Here’s the thing: If white people insist on campaigning to preserve their beloved
white supremacy arts and crafts projects monuments honoring the American tradition of keeping negroes in chains the Confederacy, the least they could do is keep their slavery memorabilia-loving asses out of largely Black neighborhoods and counties that simply don’t want the monuments there.
But since whiteness doesn’t care about anything but its own feelings (see the right-wing-manufactured controversy over Critical Race Theory), the Georgia division of the Sons of Confederate Veterans has filed a new lawsuit demanding the restoration of the Lost Cause monument which was removed from Decatur Square in downtown Decatur, Ga., last year.
From the Atlanta Journal-Constitution:
The nine-page suit filed last week in DeKalb County Superior Court asks that the 30-foot Confederate obelisk, plucked from its perch last June, be returned to its “former place of honor.”
It names Decatur city attorney Bryan Downs and all seven DeKalb County commissioners — including two who weren’t in office when the obelisk was removed — as defendants, suggesting that officials took “collusive action” to circumvent state law protecting Confederate monuments.
Martin O’Toole, a spokesman for the Georgia Sons of Confederate Veterans, wrote in a Sunday afternoon Facebook post that putting the monument back up would “send a message around the state and nation vindicating our laws.”
“Decatur and DeKalb [County’s] actions have been cited in several venues as an example of a legitimate means by the ‘Cancel Culture’ to censor history,” wrote O’Toole, who is also a leader with the Charles Martel Society, an Atlanta-based white nationalist organization.
“This lawsuit should expose the falsity of these claims.”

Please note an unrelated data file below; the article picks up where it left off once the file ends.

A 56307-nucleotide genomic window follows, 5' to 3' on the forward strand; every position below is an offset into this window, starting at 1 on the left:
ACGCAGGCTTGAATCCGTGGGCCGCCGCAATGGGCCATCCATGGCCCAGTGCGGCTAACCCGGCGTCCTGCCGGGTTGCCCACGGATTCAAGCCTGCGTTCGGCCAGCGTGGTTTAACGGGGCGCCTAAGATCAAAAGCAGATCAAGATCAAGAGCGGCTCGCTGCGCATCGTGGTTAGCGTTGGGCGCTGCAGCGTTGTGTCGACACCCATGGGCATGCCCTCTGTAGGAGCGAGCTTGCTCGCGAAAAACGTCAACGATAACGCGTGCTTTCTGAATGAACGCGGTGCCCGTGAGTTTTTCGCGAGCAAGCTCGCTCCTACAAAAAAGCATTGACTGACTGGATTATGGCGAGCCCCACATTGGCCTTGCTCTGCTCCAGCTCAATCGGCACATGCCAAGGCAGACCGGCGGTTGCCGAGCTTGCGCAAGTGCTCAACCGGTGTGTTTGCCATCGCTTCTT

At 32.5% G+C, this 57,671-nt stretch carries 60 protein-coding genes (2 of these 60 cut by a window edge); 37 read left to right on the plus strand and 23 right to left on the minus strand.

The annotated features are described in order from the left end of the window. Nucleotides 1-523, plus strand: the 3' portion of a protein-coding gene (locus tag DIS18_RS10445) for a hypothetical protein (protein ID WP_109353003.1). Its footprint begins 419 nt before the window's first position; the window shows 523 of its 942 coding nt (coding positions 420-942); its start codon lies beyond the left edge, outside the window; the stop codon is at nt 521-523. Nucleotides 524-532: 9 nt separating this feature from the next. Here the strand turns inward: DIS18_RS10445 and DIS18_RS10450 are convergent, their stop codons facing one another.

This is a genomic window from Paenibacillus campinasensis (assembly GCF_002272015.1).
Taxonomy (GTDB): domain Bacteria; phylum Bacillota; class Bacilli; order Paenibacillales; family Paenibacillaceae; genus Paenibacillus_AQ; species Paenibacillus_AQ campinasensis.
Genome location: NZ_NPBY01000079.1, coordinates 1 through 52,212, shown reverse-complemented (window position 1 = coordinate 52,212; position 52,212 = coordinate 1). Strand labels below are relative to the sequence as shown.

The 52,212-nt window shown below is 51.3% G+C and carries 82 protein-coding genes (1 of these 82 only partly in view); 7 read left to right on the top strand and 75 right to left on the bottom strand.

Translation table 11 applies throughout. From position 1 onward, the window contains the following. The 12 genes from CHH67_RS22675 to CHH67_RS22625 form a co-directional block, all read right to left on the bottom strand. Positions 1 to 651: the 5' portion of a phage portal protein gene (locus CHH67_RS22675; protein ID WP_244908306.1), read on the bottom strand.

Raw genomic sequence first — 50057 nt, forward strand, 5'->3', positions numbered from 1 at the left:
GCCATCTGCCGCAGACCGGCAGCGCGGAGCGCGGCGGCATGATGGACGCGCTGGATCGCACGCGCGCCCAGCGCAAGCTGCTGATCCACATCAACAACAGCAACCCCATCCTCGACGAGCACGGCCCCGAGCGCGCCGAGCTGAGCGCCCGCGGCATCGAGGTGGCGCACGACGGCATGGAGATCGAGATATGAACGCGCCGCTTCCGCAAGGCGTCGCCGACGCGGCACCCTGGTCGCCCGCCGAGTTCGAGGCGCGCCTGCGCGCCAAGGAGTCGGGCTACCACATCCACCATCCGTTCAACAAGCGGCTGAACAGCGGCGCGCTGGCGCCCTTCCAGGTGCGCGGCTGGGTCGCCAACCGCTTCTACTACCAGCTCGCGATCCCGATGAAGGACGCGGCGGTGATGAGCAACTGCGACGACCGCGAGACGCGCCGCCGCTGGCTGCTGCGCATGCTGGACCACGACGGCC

For the record: I live in DeKalb County, and as a resident, I can confirm that O’Toole (emphasis on “Tool”) doesn’t know what the fuck he’s talking about. First of all, you gotta love the way conservatives keep tacking the words “cancel culture” onto every issue that involves the removal of shit they happen to like (racism, statues commemorating racism, raisins in potato salad, etc). Never mind the fact that Black people have been talking about getting rid of Confederate monuments since long before the concept of “canceling” was even a thing.
Secondly, this is DeKalb County we’re talking about here. It’s a predominantly Black county in metro Atlanta—the same metro Atlanta that is largely responsible for turning Georgia blue and electing Raphael Warnock and Jon Ossoff to the U.S. Senate. Suffice it to say, it isn’t likely that the vast majority of people living here want to see anyone’s 30-foot-long white supremacy erection standing all out in the open—it’s obscene.
According to AJC, the monument was erected in 1908 outside what’s now known as the Historic DeKalb Courthouse by the United Daughters of the Confederacy—which I’ve always imagined was formed due to the Ku Klux Klan having a “we don’t love them bed wenches” policy against recruiting women (although, apparently, white women just started their own KKK).
DeKalb County officials had been trying for years to get the monument removed, but Georgia laws protecting the odes to white supremacy prevented that from happening, so, in 2019, officials opted to install a marker that called the monument exactly what is—an attempt by racists to promote “white supremacy and faulty history.”
Eventually, more had to be done because people in the area kept vandalizing the monument, because, again, NOBODY IN DECATUR WANTS TO SEE THAT HUGE WHITE SUPREMACY BONER BUST!
More from AJC:
By June of 2020, Downs, the Decatur city attorney, had filed a lawsuit asking that DeKalb County — which owns the monument — be ordered to take it down. The petition did not directly challenge state law protecting Confederate tributes but called the obelisk a “public nuisance” and a threat to public safety.
Within a few days, and without DeKalb County filing a formal response, Superior Court Judge Clarence Seeliger issued an order agreeing with the city’s stance. He gave the county about two weeks to remove the monument and put it in storage.
In September, Seeliger issued a final order declaring that the obelisk “should not at any time” be returned to the square.
So, the monument went down, and, according to Downs, it isn’t going back up no matter how much a bunch of whiny Klan-humpers wants it to.
Downs told AJC via email that the lawsuit is nothing more than a “tardy, vexatious attack on properly entered rulings by a Georgia court of law,” and that “the petition they have now filed is factually incorrect, legally flawed, and procedurally deficient.”
He also said that much like the historical event that the monument commemorated, their push to have it restored is “a lost cause.”